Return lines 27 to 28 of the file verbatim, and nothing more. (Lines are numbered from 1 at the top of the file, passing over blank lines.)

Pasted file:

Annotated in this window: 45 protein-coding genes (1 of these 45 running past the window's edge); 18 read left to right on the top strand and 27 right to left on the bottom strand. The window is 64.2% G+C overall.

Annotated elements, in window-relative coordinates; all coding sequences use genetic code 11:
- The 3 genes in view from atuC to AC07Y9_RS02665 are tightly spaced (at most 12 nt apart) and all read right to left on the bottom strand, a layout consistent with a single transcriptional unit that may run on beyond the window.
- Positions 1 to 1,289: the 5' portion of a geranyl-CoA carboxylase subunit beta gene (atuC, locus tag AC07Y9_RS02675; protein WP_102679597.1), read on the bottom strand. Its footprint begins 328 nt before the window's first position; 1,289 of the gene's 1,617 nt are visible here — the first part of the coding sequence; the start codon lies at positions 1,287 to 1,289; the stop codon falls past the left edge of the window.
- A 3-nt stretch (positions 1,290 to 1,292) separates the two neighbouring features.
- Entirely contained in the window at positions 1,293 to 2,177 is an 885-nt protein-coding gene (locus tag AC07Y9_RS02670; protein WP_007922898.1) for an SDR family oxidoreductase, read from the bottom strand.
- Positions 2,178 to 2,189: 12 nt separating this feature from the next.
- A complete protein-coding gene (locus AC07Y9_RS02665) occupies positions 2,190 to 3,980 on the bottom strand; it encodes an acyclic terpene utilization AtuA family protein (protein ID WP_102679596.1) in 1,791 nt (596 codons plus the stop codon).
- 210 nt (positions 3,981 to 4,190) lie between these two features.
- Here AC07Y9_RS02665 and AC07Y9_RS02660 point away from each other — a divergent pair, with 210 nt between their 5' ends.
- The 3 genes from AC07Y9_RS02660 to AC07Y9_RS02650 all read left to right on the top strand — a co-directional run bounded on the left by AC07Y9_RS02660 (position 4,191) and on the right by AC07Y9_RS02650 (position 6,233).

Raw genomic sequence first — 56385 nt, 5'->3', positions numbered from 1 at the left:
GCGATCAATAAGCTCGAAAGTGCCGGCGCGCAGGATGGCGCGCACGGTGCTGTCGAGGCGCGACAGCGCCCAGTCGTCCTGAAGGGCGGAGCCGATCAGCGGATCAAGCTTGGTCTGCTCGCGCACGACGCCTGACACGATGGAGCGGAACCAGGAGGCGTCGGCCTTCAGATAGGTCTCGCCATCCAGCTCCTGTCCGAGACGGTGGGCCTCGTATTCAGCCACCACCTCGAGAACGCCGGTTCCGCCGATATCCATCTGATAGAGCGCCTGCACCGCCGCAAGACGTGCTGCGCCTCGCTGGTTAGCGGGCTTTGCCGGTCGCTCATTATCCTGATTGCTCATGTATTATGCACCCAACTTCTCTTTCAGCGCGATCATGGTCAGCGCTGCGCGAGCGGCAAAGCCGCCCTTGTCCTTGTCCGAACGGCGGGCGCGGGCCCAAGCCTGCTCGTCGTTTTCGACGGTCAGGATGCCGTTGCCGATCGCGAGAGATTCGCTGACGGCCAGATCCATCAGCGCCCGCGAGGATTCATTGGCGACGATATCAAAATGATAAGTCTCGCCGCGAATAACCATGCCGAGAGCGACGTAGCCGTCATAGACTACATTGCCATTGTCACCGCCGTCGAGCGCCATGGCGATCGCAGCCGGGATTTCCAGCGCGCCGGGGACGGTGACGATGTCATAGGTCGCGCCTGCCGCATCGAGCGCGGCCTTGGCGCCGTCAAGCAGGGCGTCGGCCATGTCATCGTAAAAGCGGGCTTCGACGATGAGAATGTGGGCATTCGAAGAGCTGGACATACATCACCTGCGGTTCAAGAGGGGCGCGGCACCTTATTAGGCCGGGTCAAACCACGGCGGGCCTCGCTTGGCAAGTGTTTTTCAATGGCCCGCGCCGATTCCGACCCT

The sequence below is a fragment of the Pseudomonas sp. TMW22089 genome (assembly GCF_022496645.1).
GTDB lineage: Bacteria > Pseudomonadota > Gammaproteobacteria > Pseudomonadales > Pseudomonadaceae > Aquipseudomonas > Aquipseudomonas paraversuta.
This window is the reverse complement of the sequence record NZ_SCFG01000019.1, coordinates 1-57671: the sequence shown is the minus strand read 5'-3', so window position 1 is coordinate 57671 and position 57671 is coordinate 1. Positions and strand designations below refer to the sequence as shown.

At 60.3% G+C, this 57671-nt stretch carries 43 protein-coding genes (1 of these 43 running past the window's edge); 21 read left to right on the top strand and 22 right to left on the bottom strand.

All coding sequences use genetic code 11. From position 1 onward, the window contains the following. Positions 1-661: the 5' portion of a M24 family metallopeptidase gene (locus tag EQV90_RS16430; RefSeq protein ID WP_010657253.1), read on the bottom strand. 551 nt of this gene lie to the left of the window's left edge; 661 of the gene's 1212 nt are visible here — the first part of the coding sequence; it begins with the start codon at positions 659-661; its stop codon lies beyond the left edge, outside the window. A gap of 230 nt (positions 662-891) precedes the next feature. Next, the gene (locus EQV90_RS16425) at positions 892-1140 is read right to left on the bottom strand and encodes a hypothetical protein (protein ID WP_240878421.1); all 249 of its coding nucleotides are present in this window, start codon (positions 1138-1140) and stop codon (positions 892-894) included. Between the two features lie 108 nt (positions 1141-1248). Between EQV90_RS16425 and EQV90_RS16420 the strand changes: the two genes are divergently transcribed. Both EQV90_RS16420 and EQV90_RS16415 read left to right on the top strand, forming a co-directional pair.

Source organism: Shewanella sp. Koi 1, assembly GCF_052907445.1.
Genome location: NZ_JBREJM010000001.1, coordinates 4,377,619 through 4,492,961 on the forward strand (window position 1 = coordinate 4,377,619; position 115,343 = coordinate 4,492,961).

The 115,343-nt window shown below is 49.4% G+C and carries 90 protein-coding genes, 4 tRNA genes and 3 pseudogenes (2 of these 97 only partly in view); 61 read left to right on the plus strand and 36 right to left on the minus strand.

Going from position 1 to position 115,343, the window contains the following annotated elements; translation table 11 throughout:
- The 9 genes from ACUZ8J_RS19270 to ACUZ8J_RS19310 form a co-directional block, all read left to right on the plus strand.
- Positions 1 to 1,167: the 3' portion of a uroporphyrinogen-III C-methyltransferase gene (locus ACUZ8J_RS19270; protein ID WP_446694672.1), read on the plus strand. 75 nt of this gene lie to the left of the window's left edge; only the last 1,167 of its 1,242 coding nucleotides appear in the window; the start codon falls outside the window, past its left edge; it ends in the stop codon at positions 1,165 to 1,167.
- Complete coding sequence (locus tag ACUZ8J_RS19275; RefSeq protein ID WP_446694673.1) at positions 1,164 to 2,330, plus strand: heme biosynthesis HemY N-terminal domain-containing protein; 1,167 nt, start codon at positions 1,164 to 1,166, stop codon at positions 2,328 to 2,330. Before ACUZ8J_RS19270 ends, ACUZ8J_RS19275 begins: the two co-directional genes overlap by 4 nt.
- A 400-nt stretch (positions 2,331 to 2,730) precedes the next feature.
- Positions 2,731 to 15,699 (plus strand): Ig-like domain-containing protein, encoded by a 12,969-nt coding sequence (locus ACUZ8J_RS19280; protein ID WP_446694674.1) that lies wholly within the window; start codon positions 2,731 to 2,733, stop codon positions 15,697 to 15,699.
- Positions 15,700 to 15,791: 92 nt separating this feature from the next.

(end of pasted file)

- Positions 2,731 to 15,699 (plus strand): Ig-like domain-containing protein, encoded by a 12,969-nt coding sequence (locus ACUZ8J_RS19280; protein ID WP_446694674.1) that lies wholly within the window; start codon positions 2,731 to 2,733, stop codon positions 15,697 to 15,699.
- Positions 15,700 to 15,791: 92 nt separating this feature from the next.